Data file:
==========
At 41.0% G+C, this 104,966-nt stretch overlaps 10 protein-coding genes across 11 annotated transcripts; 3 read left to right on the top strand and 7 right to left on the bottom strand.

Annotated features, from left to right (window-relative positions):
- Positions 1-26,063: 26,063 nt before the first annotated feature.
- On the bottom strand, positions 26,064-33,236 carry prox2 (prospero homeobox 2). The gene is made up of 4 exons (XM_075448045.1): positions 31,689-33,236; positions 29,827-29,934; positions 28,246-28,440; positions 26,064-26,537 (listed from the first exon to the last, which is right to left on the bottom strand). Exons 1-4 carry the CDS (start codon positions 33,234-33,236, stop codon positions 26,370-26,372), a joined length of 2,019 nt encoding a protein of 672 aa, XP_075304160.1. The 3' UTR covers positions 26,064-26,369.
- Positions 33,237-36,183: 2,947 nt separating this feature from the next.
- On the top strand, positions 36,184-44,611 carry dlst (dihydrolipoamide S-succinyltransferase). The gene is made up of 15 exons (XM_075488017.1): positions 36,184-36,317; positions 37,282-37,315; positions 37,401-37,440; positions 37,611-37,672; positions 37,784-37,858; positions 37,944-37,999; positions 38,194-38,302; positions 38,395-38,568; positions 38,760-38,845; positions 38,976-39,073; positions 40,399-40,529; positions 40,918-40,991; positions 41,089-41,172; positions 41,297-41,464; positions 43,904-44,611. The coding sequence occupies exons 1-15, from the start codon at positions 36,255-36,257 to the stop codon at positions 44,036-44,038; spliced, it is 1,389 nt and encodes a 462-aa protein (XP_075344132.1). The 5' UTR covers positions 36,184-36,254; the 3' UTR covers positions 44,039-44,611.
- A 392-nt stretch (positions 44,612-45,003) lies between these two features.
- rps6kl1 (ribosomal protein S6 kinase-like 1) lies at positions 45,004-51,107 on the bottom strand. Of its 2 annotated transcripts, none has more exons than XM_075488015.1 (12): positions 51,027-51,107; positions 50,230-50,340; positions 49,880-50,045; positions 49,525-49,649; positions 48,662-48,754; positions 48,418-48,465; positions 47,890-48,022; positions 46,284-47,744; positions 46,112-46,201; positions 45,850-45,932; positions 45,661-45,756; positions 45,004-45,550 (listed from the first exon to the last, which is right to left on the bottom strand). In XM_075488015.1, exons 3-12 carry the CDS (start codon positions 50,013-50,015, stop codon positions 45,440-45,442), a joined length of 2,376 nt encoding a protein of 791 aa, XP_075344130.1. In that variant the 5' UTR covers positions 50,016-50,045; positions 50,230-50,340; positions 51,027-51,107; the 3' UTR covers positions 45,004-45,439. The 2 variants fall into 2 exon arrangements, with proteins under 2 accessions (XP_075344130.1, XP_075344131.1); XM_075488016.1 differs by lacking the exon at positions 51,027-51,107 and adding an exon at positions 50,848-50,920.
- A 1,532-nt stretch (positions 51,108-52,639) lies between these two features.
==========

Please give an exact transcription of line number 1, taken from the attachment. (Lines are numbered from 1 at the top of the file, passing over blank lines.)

At 41.0% G+C, this 104,966-nt stretch overlaps 10 protein-coding genes across 11 annotated transcripts; 3 read left to right on the top strand and 7 right to left on the bottom strand.